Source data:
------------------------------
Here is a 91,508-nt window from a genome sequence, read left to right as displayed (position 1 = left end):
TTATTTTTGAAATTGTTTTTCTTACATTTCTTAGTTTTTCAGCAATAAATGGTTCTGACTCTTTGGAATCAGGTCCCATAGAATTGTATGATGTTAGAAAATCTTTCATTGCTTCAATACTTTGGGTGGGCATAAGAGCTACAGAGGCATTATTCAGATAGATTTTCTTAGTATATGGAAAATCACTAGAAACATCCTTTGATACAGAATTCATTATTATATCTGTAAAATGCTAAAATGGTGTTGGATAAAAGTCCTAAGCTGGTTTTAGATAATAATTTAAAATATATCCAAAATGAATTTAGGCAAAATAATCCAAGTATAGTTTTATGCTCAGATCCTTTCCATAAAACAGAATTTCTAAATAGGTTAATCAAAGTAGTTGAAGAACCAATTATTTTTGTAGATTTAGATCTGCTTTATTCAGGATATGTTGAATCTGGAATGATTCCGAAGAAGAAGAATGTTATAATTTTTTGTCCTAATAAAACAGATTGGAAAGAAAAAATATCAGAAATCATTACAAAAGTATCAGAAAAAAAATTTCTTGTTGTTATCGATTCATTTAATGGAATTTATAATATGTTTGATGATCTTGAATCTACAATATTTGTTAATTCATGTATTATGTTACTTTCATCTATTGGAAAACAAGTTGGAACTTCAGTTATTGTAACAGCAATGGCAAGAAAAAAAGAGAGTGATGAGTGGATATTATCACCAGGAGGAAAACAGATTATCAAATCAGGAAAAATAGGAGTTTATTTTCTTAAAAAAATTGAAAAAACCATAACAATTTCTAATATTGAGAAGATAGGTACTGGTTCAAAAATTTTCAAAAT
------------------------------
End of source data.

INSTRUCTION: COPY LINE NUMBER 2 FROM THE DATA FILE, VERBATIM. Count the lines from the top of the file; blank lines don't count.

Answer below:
TTATTTTTGAAATTGTTTTTCTTACATTTCTTAGTTTTTCAGCAATAAATGGTTCTGACTCTTTGGAATCAGGTCCCATAGAATTGTATGATGTTAGAAAATCTTTCATTGCTTCAATACTTTGGGTGGGCATAAGAGCTACAGAGGCATTATTCAGATAGATTTTCTTAGTATATGGAAAATCACTAGAAACATCCTTTGATACAGAATTCATTATTATATCTGTAAAATGCTAAAATGGTGTTGGATAAAAGTCCTAAGCTGGTTTTAGATAATAATTTAAAATATATCCAAAATGAATTTAGGCAAAATAATCCAAGTATAGTTTTATGCTCAGATCCTTTCCATAAAACAGAATTTCTAAATAGGTTAATCAAAGTAGTTGAAGAACCAATTATTTTTGTAGATTTAGATCTGCTTTATTCAGGATATGTTGAATCTGGAATGATTCCGAAGAAGAAGAATGTTATAATTTTTTGTCCTAATAAAACAGATTGGAAAGAAAAAATATCAGAAATCATTACAAAAGTATCAGAAAAAAAATTTCTTGTTGTTATCGATTCATTTAATGGAATTTATAATATGTTTGATGATCTTGAATCTACAATATTTGTTAATTCATGTATTATGTTACTTTCATCTATTGGAAAACAAGTTGGAACTTCAGTTATTGTAACAGCAATGGCAAGAAAAAAAGAGAGTGATGAGTGGATATTATCACCAGGAGGAAAACAGATTATCAAATCAGGAAAAATAGGAGTTTATTTTCTTAAAAAAATTGAAAAAACCATAACAATTTCTAATATTGAGAAGATAGGTACTGGTTCAAAAATTTTCAAAAT